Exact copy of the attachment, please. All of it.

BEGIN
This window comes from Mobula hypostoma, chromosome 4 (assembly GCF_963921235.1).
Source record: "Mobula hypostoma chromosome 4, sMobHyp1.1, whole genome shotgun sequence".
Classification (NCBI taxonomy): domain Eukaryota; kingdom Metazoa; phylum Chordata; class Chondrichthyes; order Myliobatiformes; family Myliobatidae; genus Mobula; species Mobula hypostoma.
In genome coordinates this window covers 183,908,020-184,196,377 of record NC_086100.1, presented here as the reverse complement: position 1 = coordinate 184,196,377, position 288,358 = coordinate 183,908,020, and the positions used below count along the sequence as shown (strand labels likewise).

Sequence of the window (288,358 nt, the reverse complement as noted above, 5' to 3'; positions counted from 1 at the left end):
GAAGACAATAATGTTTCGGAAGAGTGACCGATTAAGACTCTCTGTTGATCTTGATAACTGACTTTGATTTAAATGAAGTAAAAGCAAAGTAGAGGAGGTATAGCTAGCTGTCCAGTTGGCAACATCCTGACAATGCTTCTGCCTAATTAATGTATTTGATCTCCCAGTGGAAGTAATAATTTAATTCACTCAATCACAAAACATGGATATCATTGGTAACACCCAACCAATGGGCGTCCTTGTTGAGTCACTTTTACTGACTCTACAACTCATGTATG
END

This window comes from Mobula hypostoma, chromosome 4 (assembly GCF_963921235.1).
Source record: "Mobula hypostoma chromosome 4, sMobHyp1.1, whole genome shotgun sequence".
Classification (NCBI taxonomy): domain Eukaryota; kingdom Metazoa; phylum Chordata; class Chondrichthyes; order Myliobatiformes; family Myliobatidae; genus Mobula; species Mobula hypostoma.
In genome coordinates this window covers 183,908,020-184,196,377 of record NC_086100.1, presented here as the reverse complement: position 1 = coordinate 184,196,377, position 288,358 = coordinate 183,908,020, and the positions used below count along the sequence as shown (strand labels likewise).

Sequence of the window (288,358 nt, the reverse complement as noted above, 5' to 3'; positions counted from 1 at the left end):
GAAGACAATAATGTTTCGGAAGAGTGACCGATTAAGACTCTCTGTTGATCTTGATAACTGACTTTGATTTAAATGAAGTAAAAGCAAAGTAGAGGAGGTATAGCTAGCTGTCCAGTTGGCAACATCCTGACAATGCTTCTGCCTAATTAATGTATTTGATCTCCCAGTGGAAGTAATAATTTAATTCACTCAATCACAAAACATGGATATCATTGGTAACACCCAACCAATGGGCGTCCTTGTTGAGTCACTTTTACTGACTCTACAACTCATGTATG